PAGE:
Nuzzling her cheek against the pillow, her mum closed her eyes. "Yeah. I'll live. He's ok too. More ok than me, even."
"Take care of yourself," Violet whispered, brushing a hair away from her mother's forehead. She didn't like being in this reversed role. "You're the only mum I've got."
Her mother squeezed her hand back. "Not getting rid of me so easily. Just…had a tough time with that one."
That was a bit of an understatement.
"Let your mother sleep."
Rolling her eyes, Violet tried to swallow back the larger part of her distain for the Doctor. "I just wanted to make sure she was ok."
Greg had been fussing quietly over the cradle. He stood up straight then, like he always did when the Doctor was around. He always acted like the Doctor was some…respectable figure or something, doing everything just shy of saluting. It had been cute when she was a teenager. Now… well, she just wondered if Greg had ever gotten over his hero-worship of the Doctor.
He wasn't always right, Greg should know. Nor did the sun rise and set beneath his feet. Two tough lessons she'd learned within the last few days.
Kissing her mother's cheek, she got up from the bed as gently as possible. "He's a cute kid. Unfortunate name, though." Her mother hadn't done anything yet to shake the faith Violet had placed in the woman—Rose Tyler was still a legend. The bravest, the best, the cleverest, the most caring person Violet had ever known…and her mum. Was it even right to have such a perfect relationship with her mother? Well, except for that one thing. Rose Tyler enjoyed tormenting her offspring. Well, she supposed everybody needed something. "Make sure Branden doesn't try to play with him like a Cabbage Patch Doll. He kinda looks like one."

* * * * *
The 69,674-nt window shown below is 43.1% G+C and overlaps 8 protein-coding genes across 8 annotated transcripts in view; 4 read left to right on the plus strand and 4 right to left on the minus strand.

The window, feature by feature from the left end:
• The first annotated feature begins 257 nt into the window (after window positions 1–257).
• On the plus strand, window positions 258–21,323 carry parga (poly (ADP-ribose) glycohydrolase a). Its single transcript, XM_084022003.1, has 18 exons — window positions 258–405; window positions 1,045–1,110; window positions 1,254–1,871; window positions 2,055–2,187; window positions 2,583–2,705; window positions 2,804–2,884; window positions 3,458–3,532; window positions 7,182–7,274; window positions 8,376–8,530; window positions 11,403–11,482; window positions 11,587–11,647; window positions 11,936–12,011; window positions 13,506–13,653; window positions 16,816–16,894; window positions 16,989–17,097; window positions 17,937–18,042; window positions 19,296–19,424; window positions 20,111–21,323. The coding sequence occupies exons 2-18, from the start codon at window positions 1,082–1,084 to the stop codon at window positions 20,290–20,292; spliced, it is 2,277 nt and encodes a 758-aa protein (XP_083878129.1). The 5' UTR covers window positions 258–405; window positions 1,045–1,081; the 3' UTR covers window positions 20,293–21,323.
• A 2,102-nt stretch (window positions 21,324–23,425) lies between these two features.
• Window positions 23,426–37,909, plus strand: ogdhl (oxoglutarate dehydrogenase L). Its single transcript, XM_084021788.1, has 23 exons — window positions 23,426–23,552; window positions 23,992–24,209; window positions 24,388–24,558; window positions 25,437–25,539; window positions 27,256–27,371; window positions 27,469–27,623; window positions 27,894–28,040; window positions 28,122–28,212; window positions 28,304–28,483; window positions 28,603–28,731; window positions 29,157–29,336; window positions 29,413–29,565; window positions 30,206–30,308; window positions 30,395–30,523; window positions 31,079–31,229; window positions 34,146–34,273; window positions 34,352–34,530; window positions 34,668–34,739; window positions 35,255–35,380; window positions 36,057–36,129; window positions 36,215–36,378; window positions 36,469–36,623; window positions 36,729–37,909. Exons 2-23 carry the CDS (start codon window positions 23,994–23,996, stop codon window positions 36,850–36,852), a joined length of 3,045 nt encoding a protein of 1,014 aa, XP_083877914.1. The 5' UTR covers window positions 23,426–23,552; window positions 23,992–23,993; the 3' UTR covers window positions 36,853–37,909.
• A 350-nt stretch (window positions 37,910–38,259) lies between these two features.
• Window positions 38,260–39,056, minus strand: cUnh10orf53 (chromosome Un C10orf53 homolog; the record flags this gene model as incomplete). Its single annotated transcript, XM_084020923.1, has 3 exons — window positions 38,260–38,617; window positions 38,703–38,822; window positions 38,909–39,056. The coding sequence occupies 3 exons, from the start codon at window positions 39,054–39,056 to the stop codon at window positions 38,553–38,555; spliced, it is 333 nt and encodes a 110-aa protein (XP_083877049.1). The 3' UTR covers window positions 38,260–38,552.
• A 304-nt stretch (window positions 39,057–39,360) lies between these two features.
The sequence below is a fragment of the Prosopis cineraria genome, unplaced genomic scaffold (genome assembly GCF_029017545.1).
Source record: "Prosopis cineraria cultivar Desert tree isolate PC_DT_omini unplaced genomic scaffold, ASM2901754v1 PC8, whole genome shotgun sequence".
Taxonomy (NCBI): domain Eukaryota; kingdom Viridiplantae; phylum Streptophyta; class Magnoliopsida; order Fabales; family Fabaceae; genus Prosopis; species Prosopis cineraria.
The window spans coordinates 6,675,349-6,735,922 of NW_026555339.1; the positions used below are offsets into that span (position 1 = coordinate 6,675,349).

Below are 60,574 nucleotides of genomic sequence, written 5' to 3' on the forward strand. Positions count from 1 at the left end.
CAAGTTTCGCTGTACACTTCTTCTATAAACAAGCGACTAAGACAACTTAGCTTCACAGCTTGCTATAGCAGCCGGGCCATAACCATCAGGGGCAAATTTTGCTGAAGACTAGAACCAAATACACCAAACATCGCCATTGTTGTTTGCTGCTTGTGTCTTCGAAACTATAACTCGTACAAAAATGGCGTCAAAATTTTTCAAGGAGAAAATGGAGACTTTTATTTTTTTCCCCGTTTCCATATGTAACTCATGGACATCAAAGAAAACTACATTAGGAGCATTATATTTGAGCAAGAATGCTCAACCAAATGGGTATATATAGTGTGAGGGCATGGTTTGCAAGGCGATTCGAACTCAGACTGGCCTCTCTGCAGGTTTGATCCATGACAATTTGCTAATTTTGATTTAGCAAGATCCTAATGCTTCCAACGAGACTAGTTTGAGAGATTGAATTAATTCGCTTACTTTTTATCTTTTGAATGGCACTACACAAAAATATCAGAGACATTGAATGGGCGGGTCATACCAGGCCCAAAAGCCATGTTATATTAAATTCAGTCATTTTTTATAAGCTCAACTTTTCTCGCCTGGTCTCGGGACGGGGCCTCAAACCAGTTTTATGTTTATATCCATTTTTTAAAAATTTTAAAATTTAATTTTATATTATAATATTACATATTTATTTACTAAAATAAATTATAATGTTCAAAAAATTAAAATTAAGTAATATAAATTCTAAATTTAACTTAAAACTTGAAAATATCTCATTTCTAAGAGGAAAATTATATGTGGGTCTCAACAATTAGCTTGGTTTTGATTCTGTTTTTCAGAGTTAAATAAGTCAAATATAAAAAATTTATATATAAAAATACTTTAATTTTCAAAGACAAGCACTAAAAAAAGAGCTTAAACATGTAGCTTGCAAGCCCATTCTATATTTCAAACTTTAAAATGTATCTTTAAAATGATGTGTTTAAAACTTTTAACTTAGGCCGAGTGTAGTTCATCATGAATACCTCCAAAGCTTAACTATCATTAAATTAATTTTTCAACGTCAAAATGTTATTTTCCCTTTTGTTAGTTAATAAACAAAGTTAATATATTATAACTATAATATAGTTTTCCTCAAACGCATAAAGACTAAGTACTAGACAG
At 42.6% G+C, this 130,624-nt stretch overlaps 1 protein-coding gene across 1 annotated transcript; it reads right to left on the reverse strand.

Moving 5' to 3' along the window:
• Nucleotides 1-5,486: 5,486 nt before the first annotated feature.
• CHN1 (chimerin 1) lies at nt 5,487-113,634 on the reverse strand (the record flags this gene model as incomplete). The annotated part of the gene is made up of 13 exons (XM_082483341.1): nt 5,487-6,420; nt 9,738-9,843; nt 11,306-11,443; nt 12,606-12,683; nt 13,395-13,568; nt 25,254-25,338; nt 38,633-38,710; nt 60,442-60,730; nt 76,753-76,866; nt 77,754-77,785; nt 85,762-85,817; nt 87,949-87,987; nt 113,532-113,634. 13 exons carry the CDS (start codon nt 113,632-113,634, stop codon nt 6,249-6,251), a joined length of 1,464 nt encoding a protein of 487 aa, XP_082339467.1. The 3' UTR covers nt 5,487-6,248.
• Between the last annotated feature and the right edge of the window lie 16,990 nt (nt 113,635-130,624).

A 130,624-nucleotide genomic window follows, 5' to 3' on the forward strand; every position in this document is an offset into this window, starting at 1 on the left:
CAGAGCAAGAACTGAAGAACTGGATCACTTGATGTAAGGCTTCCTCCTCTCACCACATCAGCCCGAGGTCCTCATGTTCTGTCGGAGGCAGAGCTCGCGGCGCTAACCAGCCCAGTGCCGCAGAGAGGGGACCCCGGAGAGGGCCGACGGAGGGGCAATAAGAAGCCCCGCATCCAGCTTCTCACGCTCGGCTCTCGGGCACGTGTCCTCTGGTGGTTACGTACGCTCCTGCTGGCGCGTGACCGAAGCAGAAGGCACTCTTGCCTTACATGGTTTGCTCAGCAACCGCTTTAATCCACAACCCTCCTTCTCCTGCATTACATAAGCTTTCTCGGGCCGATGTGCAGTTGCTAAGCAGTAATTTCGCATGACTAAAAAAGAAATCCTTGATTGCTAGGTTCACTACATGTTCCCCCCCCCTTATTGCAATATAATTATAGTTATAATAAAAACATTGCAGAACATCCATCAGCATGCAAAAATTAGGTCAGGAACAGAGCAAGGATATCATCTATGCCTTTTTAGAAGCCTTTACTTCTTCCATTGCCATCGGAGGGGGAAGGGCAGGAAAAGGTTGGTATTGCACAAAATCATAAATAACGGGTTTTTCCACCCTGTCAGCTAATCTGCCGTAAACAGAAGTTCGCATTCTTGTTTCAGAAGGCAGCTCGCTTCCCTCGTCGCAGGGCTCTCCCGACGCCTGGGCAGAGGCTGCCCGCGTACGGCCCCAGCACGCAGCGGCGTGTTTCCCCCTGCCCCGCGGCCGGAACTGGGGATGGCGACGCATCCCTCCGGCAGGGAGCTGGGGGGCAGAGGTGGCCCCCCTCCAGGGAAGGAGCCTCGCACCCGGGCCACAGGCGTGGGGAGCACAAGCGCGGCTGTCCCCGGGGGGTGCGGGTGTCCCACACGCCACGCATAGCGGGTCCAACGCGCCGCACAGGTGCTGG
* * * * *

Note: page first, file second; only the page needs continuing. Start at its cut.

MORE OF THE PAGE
The Doctor didn't say anything else, he simply stood in the doorway, making things so very uncomfortable.
She could also feel Greg's eyes upon her, urging her on. Taking one last peek in the cot, she bit her lower lip. "Sorry for being rude," she mumbled, trying to speed over the words she really didn't mean.
"What I told you before still stands. Don't make me do it."
Somehow, when the Doctor said that, he managed to not look at Greg. Violet hadn't managed to maintain the same level of composure. She stole a quick glance, but she looked away again before their eyes could lock. "Yeah. About that… well, my options are a little limited. Since I don't have a ship or anything any more." She'd lost her home, somewhere in all of this, and she was about to lose the person who made it home.